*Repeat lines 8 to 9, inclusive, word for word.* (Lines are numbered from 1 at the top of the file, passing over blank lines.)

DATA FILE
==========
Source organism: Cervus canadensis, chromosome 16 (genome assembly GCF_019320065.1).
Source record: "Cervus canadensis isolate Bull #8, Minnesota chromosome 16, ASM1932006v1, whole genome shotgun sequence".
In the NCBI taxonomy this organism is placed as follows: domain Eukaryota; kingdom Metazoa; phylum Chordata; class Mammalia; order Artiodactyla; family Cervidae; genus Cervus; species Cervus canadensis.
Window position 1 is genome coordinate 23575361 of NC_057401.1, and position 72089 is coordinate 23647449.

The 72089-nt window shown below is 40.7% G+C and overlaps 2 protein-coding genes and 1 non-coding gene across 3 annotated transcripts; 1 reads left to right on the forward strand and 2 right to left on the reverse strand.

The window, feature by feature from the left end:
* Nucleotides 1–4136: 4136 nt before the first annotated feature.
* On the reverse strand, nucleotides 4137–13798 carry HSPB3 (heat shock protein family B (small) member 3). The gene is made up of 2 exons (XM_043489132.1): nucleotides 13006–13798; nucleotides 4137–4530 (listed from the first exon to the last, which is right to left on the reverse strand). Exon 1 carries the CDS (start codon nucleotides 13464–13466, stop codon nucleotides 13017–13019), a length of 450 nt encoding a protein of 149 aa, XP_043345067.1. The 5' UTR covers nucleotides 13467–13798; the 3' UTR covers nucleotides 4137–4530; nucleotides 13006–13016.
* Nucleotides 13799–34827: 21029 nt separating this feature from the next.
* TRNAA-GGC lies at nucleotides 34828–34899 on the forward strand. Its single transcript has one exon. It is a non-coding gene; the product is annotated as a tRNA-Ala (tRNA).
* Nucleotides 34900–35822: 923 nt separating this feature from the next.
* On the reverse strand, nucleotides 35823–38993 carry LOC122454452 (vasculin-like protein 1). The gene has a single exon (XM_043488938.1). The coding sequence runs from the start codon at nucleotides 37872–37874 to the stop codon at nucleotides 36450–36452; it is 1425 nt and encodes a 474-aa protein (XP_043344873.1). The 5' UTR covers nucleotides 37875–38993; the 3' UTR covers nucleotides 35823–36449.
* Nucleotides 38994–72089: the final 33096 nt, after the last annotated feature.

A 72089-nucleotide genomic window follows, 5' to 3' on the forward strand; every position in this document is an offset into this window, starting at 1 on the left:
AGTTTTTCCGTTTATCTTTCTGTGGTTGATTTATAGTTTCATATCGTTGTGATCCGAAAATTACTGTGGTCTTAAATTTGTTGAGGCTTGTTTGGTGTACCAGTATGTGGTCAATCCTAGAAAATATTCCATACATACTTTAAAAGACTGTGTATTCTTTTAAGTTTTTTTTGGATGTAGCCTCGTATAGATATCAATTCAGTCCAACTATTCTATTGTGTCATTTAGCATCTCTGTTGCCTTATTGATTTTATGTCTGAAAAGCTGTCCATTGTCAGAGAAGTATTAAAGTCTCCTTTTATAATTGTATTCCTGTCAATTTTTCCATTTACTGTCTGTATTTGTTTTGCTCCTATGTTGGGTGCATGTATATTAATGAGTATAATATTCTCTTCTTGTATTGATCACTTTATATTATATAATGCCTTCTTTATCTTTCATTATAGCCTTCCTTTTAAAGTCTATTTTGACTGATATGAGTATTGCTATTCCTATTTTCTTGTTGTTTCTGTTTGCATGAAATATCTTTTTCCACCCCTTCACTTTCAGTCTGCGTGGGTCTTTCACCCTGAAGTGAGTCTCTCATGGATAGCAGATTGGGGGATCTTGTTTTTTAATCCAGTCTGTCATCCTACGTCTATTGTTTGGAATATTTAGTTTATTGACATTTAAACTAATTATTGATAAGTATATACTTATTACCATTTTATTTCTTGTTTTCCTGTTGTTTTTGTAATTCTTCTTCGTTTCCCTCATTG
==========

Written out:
* On the reverse strand, nucleotides 4137–13798 carry HSPB3 (heat shock protein family B (small) member 3). The gene is made up of 2 exons (XM_043489132.1): nucleotides 13006–13798; nucleotides 4137–4530 (listed from the first exon to the last, which is right to left on the reverse strand). Exon 1 carries the CDS (start codon nucleotides 13464–13466, stop codon nucleotides 13017–13019), a length of 450 nt encoding a protein of 149 aa, XP_043345067.1. The 5' UTR covers nucleotides 13467–13798; the 3' UTR covers nucleotides 4137–4530; nucleotides 13006–13016.
* Nucleotides 13799–34827: 21029 nt separating this feature from the next.